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Podcast interview with Paisley Rekdal, poet and 2013 UNT Rilke Prize winner

Posted in Articles, Asian Diaspora, Audio, Interviews, Media Archive, United States on 2013-06-26 20:21Z by Steven

Podcast interview with Paisley Rekdal, poet and 2013 UNT Rilke Prize winner

University of North Texas, Denton, Texas

Julie K. West, Publications Specialist
Office of Research and Economic Development

Poet Paisley Rekdal is the 2013 recipient of the University of North Texas Rilke Prize. The $10,000 award, named for the great German poet, Rainer Maria Rilke, recognizes a book written by a mid-career poet and published in the preceding year that demonstrates exceptional artistry and vision. Paisley visited the UNT Department of English in April 2013 to accept the award for her prize-winning collection of poetry, “Animal Eye,” published by the University of Pittsburgh Press. She joins Julie West, publications specialist with the UNT Office of Research, in an audio podcast interview to discuss her poetry and the creative writing process.

…JW: But yet that does seem to be somewhat of a theme running not only through this work but you, yourself, as a Chinese-American with Norwegian ancestry … surely you are used to switching lens …

PR: doubled

JW: … and having that doubled perspective, and I’m just now thinking of that, even, as I hear you read this last poem.

PR: I think that’s very true. I think that’s a really good point. What’s funny though, is the doubled-ness of my vision is not cultural because I grew up in America. So, to a certain extent, the doubled-ness of my vision is something that’s been placed on me. The ways in which — depending on who’s looking at me — I’m either potentially Chinese, or White, or a mixture of both … when people are interested in my ancestry and they’ll ask me questions about that. For me I feel like there’s a real — even though any self contains multiplicities and complexities — I feel like there’s a real unity to my vision. But the experience of being biracial in America means that I do recognize how I can appear two ways and what I mean can mean multiple things. So the willingness and the interest in playing with multiple perspectives — moving in and out of different bodies — I think reflects that, for sure, what you’re just pointing out — that experience of being biracial. But it doesn’t actually reflect my own identity, if that makes any sense. How biracialism exists outside of me, even though I, myself, am biracial…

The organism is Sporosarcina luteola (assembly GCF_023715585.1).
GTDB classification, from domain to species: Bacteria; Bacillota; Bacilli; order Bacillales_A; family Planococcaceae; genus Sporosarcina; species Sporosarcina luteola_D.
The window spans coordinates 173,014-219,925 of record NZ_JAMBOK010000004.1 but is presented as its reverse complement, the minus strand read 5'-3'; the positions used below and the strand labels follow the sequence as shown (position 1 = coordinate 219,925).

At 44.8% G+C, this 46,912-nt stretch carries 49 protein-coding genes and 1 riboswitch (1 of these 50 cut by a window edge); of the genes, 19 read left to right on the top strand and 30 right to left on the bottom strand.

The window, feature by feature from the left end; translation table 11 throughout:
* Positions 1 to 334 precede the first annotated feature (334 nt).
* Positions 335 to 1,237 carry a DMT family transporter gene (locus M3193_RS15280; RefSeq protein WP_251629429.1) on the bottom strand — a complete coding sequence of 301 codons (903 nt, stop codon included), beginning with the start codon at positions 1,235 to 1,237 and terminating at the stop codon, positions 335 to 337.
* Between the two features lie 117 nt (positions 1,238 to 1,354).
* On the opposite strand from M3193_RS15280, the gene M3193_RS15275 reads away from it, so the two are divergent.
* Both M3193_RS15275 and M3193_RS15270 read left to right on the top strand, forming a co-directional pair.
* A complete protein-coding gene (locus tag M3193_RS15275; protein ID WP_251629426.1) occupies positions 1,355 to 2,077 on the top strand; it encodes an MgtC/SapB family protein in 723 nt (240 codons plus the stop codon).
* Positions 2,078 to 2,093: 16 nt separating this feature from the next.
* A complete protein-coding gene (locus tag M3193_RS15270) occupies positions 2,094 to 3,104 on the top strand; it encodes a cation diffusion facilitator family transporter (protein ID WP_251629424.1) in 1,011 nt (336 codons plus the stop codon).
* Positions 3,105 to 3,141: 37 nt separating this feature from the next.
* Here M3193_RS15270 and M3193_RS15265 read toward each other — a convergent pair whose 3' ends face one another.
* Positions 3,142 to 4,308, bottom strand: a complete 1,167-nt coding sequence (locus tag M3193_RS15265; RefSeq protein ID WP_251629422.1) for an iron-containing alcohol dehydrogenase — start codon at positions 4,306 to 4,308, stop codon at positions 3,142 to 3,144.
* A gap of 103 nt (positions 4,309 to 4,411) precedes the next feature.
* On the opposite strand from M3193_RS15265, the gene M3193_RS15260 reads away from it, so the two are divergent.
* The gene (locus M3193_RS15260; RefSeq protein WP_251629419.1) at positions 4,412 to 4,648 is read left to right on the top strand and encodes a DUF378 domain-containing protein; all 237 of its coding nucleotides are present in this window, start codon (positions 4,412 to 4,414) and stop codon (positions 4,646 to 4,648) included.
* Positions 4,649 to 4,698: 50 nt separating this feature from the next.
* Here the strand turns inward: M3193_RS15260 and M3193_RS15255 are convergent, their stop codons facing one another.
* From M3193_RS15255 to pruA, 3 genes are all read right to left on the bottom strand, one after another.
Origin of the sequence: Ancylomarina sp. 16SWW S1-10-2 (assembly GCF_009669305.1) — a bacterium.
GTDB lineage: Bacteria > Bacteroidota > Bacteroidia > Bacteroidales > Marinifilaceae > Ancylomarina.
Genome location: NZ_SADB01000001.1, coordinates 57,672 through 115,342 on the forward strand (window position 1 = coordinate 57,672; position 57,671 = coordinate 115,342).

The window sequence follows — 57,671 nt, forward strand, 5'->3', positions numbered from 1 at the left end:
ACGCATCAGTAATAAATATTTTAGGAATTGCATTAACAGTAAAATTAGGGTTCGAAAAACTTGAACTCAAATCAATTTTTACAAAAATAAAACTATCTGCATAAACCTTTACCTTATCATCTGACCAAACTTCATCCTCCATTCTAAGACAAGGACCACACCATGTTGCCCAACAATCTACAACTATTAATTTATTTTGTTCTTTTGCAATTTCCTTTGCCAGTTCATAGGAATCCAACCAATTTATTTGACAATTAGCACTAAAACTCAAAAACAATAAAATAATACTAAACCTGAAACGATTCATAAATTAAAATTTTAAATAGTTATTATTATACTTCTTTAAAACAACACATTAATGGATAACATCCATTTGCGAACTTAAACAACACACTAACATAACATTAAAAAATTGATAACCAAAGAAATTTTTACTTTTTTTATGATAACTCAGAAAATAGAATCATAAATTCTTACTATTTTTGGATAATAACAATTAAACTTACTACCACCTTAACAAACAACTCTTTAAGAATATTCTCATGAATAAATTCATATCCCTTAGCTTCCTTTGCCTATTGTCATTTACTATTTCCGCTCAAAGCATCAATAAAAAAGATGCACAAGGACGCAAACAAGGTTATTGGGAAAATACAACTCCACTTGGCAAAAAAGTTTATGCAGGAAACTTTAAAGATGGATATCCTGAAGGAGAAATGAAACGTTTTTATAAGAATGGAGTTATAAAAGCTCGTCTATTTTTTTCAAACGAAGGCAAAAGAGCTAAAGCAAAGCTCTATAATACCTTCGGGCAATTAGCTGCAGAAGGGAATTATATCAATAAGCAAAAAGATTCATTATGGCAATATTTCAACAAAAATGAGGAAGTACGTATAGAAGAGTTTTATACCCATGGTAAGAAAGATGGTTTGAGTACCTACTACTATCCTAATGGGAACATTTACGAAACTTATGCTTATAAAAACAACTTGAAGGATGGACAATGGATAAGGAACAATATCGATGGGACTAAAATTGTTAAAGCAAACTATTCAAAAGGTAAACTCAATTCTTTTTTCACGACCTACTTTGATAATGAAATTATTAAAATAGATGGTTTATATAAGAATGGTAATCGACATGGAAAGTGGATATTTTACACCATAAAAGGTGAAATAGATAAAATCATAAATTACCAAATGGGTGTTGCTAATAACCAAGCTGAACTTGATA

Listen to the podcast here. Read the transcript here.